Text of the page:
Not the location of my houseIt goes without saying that I love my iPhone. I can geek out on just about any Apple device but the iPhone trumps them all. Yes, when I first heard the rumors circulating early last year that an Apple cell phone was in the works, I dismissed and denied them. “Impossible. That sounds totally stupid and Apple would never do something that totally stupid.” Of course, not only was I staggeringly wrong in my assumptions about the device, but by the end of the keynote I was already coveting one.

Fast forward to March of this year. Although no official word had yet come out that a 3G iPhone was on the way, it was fairly obvious. Nonetheless, the time was right, and I had to move on it, so I bought an iPhone while my window of opportunity was open. I certainly haven’t regretted it, and I admit I’m pleased that the 3G isn’t a revolutionary leap forward. That its most interesting feature — the new software — is fully compatible with the old iPhone means that not only did I not regret not getting a new iPhone this past weekend, it meant that in some sense I did get a new iPhone this past weekend. And it’s what I was waiting for since March.

But, sadly, the most peculiar flaw in the iPhone’s software, for me anyway, endures.

The Google Maps app has a cool little button that, when tapped, triangulates your current location from cell tower and public Wi-Fi hot spot data. Awesome. And it almost always works. But the one place I’ve discovered so far that it absolutely does not work is in my own house! For some reason, whenever I’m at home and I tap that button, I am dropped deep in the frigid depths of the Arctic Ocean beyond the northern coast of Alaska.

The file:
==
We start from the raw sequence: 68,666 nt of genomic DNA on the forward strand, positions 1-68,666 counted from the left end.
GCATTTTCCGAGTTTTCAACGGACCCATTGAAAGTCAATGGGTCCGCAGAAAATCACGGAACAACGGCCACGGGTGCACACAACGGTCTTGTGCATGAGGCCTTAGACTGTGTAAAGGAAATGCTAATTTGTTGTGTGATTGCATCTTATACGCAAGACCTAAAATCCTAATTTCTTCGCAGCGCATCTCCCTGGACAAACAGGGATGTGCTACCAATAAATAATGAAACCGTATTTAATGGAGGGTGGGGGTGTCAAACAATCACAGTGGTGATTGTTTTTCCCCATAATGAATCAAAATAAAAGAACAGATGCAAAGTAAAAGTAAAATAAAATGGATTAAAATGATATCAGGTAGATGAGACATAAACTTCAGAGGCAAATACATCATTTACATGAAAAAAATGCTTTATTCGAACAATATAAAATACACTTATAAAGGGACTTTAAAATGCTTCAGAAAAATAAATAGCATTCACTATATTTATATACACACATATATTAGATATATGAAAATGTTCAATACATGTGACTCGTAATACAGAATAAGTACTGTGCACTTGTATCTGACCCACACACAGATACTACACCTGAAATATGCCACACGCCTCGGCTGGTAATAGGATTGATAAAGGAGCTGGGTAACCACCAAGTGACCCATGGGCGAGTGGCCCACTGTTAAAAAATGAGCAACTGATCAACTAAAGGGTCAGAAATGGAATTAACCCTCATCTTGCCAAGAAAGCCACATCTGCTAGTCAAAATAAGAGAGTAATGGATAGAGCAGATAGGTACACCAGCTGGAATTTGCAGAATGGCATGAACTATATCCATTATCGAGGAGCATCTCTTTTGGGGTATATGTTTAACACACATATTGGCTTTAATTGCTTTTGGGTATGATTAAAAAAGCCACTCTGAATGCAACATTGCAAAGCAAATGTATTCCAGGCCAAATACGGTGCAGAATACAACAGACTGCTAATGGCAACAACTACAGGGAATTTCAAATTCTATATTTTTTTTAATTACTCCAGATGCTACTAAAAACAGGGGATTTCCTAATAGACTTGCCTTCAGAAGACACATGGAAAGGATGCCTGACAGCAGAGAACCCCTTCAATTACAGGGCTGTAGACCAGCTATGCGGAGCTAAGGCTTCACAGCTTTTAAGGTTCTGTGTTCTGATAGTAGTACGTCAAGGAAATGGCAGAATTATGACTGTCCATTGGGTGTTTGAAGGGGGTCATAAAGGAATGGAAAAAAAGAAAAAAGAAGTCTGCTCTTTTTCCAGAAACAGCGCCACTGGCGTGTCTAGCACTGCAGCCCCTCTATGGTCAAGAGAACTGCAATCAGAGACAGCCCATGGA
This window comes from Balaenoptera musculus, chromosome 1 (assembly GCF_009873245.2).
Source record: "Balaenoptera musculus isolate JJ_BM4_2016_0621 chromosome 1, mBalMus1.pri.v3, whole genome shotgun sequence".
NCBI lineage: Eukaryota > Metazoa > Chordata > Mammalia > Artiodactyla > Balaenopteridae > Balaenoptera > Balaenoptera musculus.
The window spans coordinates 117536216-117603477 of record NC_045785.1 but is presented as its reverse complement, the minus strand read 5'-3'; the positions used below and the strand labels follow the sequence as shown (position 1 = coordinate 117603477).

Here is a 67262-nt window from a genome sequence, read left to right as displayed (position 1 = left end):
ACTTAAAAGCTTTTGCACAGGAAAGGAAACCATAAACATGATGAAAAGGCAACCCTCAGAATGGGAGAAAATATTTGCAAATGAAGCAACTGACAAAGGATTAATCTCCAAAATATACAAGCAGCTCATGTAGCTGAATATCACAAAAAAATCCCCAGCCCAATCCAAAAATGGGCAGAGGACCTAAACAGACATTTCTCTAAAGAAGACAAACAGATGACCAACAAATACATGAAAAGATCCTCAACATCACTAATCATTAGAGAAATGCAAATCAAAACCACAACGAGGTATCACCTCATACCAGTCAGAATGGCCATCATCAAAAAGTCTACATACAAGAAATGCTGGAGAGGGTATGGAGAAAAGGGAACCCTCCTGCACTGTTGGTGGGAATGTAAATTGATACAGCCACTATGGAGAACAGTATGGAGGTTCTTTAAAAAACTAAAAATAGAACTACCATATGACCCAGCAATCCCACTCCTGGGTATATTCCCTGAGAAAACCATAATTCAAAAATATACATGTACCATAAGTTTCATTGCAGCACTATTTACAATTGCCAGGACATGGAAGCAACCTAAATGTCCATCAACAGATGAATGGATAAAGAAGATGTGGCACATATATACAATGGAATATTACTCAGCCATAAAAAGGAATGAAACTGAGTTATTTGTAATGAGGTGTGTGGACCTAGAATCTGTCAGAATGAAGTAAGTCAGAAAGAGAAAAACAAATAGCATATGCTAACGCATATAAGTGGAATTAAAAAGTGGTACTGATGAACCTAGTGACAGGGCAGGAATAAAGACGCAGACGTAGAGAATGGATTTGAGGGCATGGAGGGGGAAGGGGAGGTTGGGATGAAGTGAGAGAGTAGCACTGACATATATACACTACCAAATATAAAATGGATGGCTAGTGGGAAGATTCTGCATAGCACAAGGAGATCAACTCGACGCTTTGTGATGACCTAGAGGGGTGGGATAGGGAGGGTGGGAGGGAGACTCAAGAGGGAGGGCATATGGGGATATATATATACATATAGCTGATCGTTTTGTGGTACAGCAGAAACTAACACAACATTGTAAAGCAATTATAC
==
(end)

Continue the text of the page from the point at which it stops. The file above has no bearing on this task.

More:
Now, given the fact that the map uses (*gack!*) Mercator projection, it’s darn near impossible to tell where exactly that’s supposed to be when you get that far up there. My guess is it’s simply dropping me into the default location it returns when both latitude and longitude come up null… probably 90 degrees north 180 degrees east (i.e. the “upper left” corner of the map, at least in terms of the coordinates they actually plot).

I am decidedly unhappy about this, far beyond any rational justification. That’s because it taps into my absurd and long-standing fear of blank spots on maps.

Top 5 Sandwich Places

5. Subway
OK, there’s really nothing that great about Subway, but at least you know what you’re getting. But really, Subway’s only worth going to if the following four places are all closed!
4. D. Brian’s
Notable for “Downtown’s Largest Half Sandwich”… only newbies and true chumps order the $1.50 extra full sandwich, as the “half” is really just full-size bread with one edge of the crust cut off! The service can be apathetic and/or tyrannical… but it can be worth it.
3. Quizno’s
They may be overpriced, but… “THEY GOT A PEPPER BAR!!!!” Enough said.
2. Jimmy John’s
Alas, poor Jimmy John’s. Bumped from your all-too-brief (but, in its time, rock-solid) position at #1 by…
1. Potbelly Sandwich Works
Even though SLP habitually refers to it as “Pork Barrel,” it is in fact the best and cheapest sandwich around. My favorite is the “Wreck,” and hot peppers are a must! And be sure to keep your eyes open for live music being performed in the “hay loft.”